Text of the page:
The court denies “cross-jurisdictional tolling.”
Plaintiffs’ investment failed. Other investors filed a class action in federal court; when it eventually settled these plaintiffs opted out. But in the mean time the statute of limitations against the law firm that had written the offering materials had expired. They sued it anyway, arguing that the statute was tolled during the time they were members of the class. The trial court dismissed. The Court of Appeals affirms.
Plaintiffs argued that Arizona should adopt “cross-jurisdictional tolling,” which means that a class action filing in another jurisdiction can toll the statute. They began by arguing that Arizona has already adopted “inter-jurisdictional tolling,” i.e., an attempted class action in the same jurisdiction tolls the statute until class status is denied. The U.S. Supreme Court adopted that in a case called American Pipe but not all the states have. Arizona cases have referred to American Pipe a few times and one case, to decide a certified question from the Ninth Circuit, assumed that it would apply. But the Court of Appeals points out that even that case expressly did not decide whether it actually does. And it wouldn’t apply even if Arizona had adopted in since in this case the class action was certified as such and was a federal case, not one in this jurisdiction.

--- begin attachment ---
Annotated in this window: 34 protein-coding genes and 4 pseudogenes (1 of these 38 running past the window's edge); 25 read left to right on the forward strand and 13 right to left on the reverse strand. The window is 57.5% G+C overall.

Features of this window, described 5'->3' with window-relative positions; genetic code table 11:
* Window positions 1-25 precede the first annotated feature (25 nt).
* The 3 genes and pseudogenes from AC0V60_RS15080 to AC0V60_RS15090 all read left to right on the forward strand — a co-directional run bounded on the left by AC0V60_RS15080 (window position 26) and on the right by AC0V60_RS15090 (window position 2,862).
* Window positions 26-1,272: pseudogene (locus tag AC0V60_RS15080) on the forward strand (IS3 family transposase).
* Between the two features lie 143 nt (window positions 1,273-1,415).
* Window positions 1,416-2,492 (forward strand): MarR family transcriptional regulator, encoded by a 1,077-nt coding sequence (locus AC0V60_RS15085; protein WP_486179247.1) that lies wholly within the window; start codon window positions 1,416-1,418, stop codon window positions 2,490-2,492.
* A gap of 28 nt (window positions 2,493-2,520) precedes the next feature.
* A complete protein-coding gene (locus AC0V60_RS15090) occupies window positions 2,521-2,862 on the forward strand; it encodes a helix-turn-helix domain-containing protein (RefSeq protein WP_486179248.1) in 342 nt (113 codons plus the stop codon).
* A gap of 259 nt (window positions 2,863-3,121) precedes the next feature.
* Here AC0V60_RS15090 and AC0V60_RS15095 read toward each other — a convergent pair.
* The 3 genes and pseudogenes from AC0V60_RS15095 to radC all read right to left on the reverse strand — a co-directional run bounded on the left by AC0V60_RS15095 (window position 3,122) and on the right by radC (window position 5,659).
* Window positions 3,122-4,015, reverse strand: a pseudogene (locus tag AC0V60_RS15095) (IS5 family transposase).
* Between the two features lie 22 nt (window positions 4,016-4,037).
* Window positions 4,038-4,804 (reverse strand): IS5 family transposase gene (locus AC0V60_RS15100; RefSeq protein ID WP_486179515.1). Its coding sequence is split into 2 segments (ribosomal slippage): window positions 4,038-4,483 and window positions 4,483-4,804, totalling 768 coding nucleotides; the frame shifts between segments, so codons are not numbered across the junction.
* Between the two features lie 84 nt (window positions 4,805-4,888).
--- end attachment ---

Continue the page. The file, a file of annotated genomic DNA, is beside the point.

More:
The jurisdiction problem is solved by cross-jurisdictional tolling, which some states have adopted. But none of those states has applied it where certification was granted.
Plaintiffs cite some federal cases in which allowed tolling even though certification was granted but the court distinguishes them because the federal system lacks a savings statute. Arizona has one, which both parties said doesn’t apply. “[B]y enacting this general Arizona savings statute, the Legislature adopted a form of cross-jurisdictional tolling, just not in the form Appellants claim should apply to their claims here.” In other words, the tolling statute can apply to filings in other jurisdictions but doesn’t include class actions. The court declines to read class actions into the statute; the wording isn’t there and the statute “involve[s] ‘very delicate policy decisions that properly belong to the legislative branch of government.’”
The analysis isn’t the best organized we’ve seen but generally gets the job done. What we’re not clear on is the court’s attitude toward the savings statute. The court says things apparently intended to imply – or that in any event do imply, whether intended or not – that the savings statute as written would indeed apply, that this opinion should not be read as authority that it doesn’t, and that what the plaintiffs are losing is their argument that something new needs to be added to Arizona law. If so, we applaud the court for limiting the analysis to the argument.